Readers looking forward to Advertising Week ’06

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The majority of Advertising Age readers who answered our poll are looking forward to next year's Advertising Week. Kudos focused on the overall concept-"a great celebration of our industry," said Barb Scherer, director-strategic planning, Orlando-based Push. "The advertising industry is in need of some good PR and should be on the map like any other business community," said Rob Thorsen, strategist at Mother, New York.

But even supportive voters criticized the five-day festival's lengthy calendar of events. "Too many events that attracted similar audiences going on at the same time," said Roy Moskowitz, CEO, Staten Island-based Reciprocal Results. "Who has the time to go to all these events-as well as complete a regular week's work?"

Jennifer Stefano, CEO, Border Billboard, San Diego: "It was hard to get my arms around what would be the best use of my time. Not only were there Week activities, but also AHAA and OMMA." Franchot Mackin, director-media sales, TransCore Media in Portland, Ore., said many of the New York-based agency clients she wanted to meet were swamped with year-end planning and unable to attend events or see her. Her recommendation: "Spring might be a better time of year."

Still, Sean MacPhedran, creative strategist at Fuel Industries in Ottawa, believes more was better. "It's a marketing geek's dream."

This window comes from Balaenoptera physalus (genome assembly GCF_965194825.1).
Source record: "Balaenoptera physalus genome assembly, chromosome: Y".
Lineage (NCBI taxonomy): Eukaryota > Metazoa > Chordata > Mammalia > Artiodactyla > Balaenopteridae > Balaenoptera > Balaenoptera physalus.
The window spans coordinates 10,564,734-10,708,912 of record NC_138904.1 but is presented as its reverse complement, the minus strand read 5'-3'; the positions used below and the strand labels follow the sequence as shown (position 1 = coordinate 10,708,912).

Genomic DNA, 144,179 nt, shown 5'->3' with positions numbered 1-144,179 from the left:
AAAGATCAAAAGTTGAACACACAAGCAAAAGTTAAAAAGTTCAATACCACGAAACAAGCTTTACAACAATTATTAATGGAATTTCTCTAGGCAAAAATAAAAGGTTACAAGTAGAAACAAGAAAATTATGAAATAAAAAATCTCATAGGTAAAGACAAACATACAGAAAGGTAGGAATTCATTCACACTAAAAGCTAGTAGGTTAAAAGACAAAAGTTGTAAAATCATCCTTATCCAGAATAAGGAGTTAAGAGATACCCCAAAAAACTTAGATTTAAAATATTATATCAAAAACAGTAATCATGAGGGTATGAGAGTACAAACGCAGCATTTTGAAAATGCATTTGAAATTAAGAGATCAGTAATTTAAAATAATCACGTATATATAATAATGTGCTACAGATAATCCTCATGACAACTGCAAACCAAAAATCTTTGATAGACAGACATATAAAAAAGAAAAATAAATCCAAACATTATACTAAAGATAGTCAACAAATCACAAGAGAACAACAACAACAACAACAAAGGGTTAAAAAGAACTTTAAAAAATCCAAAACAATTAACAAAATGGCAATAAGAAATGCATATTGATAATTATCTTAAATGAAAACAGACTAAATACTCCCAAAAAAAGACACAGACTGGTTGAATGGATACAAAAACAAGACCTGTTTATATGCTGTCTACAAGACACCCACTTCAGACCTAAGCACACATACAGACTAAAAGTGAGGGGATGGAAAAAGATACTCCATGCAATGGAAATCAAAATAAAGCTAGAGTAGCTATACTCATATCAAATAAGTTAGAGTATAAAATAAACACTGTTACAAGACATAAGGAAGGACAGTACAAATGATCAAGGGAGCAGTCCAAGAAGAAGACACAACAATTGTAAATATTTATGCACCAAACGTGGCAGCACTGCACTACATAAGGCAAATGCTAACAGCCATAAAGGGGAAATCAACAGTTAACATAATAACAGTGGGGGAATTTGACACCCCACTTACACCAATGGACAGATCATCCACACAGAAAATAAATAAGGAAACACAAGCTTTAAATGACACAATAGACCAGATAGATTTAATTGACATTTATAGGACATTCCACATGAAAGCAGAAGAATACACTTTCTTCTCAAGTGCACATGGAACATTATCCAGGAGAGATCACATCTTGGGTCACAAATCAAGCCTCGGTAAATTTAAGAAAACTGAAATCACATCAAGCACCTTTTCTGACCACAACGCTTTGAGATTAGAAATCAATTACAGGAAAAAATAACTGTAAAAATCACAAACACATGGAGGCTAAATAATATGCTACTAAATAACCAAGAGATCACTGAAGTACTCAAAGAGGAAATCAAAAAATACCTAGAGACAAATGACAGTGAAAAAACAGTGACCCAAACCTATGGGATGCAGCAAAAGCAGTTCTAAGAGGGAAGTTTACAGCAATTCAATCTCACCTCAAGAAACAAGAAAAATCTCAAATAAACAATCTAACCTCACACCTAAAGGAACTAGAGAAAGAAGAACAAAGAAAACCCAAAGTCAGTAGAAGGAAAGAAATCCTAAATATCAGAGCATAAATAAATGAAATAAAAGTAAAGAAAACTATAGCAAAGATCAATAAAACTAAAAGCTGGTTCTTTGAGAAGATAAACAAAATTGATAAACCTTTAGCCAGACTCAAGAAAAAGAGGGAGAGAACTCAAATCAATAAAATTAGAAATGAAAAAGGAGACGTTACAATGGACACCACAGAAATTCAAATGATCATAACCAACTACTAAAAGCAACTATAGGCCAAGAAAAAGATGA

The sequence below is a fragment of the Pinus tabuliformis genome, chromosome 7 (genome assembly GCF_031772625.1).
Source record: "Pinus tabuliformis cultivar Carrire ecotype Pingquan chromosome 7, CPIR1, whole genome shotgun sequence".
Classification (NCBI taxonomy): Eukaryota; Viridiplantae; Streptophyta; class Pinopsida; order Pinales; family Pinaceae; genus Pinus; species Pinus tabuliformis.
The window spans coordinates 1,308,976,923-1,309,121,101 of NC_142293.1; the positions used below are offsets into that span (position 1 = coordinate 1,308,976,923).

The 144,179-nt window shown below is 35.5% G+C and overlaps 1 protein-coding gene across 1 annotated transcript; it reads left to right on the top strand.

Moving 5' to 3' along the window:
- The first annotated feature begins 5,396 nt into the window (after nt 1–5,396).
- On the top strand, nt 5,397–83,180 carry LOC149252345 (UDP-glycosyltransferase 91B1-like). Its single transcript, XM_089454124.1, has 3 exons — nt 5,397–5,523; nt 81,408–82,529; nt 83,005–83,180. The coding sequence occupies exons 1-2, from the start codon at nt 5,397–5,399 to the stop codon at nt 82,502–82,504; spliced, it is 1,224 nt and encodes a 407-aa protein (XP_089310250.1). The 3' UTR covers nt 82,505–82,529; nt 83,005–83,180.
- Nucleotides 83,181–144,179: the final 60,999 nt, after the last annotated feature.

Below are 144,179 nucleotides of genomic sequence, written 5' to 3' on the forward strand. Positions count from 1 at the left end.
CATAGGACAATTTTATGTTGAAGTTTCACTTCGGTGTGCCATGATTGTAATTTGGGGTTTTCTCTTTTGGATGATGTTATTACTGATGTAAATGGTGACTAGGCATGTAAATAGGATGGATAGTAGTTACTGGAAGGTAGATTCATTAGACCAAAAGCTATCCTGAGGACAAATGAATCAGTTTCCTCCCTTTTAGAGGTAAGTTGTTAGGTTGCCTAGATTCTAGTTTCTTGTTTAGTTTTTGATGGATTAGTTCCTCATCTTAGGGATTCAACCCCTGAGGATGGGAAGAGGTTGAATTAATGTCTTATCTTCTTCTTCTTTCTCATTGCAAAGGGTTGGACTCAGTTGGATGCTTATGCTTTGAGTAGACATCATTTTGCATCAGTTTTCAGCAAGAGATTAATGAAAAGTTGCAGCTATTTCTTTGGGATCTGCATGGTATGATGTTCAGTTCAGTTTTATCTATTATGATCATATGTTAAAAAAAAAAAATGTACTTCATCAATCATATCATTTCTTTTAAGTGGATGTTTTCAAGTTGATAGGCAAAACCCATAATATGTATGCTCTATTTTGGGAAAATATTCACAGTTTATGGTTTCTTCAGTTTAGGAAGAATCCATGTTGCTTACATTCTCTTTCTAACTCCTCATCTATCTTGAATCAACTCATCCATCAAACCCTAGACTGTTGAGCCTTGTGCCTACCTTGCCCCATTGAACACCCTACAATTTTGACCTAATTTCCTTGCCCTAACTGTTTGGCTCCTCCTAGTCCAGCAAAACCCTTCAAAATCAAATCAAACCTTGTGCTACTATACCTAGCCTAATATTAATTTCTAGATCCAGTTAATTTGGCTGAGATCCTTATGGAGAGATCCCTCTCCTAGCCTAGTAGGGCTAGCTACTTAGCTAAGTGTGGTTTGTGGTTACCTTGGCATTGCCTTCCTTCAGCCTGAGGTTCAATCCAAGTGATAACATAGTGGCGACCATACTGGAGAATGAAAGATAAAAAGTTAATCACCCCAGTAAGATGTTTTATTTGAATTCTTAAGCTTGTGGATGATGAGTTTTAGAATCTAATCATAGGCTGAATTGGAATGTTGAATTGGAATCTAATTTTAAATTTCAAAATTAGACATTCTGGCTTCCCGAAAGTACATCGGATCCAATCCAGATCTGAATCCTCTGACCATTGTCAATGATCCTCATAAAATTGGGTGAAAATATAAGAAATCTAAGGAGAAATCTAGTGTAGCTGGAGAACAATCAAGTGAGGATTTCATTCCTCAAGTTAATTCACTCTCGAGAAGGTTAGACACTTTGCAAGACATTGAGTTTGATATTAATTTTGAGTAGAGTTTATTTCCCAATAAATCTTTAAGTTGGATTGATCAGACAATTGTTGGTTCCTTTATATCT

Content critics urged organizers to move beyond "back-patting" and "silly self-aggrandizement" to tackle tough issues facing the industry. Suggestions from Christopher Montgomery, Intellilink Solutions, included: "How do we handle Sarbanes-Oxley reporting? Is there new technology we can use to manage project cost tracking? How do we make sure we have the right people at the right time to work on the right projects and clients?" Dennis D'Amico, Growth Strategies Group, Dallas, said the week should be devoted to "ethics, effectiveness and the e-world. How can we do a better job?" To Jennifer Dozier, IT project manager at GroupM, a focus on advertising and technology is crucial: "We need to become more like Wall Street when it comes to our technology, for sure."

On behalf of the 28% who voted against year No. 3, Dick Harrison, of Harrison O'Neal, Knoxville, Tenn., put his objections bluntly: "A `week' that is irrelevant to everyone but its participants is an embarrassment to our industry. It's an institutional onanism, and ought not be performed in public."

What you say:

72% of voters believe Advertising Week should be restaged for a third year. Sentiment toward the event is overwhelmingly positive, despite the sometimes heated debates about the wisdom of putting Mr. Peanut, Charlie the Tuna and the DoubleMint Twins at the front and center of the festivities.

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